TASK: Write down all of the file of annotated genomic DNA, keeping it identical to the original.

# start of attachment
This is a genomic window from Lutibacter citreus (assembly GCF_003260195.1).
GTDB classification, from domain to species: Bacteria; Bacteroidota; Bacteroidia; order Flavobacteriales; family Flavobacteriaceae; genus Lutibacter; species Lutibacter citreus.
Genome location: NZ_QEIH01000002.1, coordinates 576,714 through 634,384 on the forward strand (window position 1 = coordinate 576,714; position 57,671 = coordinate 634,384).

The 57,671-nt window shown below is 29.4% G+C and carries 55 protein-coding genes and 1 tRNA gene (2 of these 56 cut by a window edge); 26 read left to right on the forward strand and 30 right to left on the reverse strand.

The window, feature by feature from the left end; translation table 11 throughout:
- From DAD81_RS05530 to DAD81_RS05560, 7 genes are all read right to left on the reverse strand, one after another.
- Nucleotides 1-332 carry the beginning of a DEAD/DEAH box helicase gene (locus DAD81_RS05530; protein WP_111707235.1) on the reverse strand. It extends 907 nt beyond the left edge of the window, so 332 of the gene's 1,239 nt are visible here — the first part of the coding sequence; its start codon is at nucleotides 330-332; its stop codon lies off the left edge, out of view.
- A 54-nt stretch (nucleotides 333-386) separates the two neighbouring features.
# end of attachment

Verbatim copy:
This is a genomic window from Lutibacter citreus (assembly GCF_003260195.1).
GTDB classification, from domain to species: Bacteria; Bacteroidota; Bacteroidia; order Flavobacteriales; family Flavobacteriaceae; genus Lutibacter; species Lutibacter citreus.
Genome location: NZ_QEIH01000002.1, coordinates 576,714 through 634,384 on the forward strand (window position 1 = coordinate 576,714; position 57,671 = coordinate 634,384).

The 57,671-nt window shown below is 29.4% G+C and carries 55 protein-coding genes and 1 tRNA gene (2 of these 56 cut by a window edge); 26 read left to right on the forward strand and 30 right to left on the reverse strand.

The window, feature by feature from the left end; translation table 11 throughout:
- From DAD81_RS05530 to DAD81_RS05560, 7 genes are all read right to left on the reverse strand, one after another.
- Nucleotides 1-332 carry the beginning of a DEAD/DEAH box helicase gene (locus DAD81_RS05530; protein WP_111707235.1) on the reverse strand. It extends 907 nt beyond the left edge of the window, so 332 of the gene's 1,239 nt are visible here — the first part of the coding sequence; its start codon is at nucleotides 330-332; its stop codon lies off the left edge, out of view.
- A 54-nt stretch (nucleotides 333-386) separates the two neighbouring features.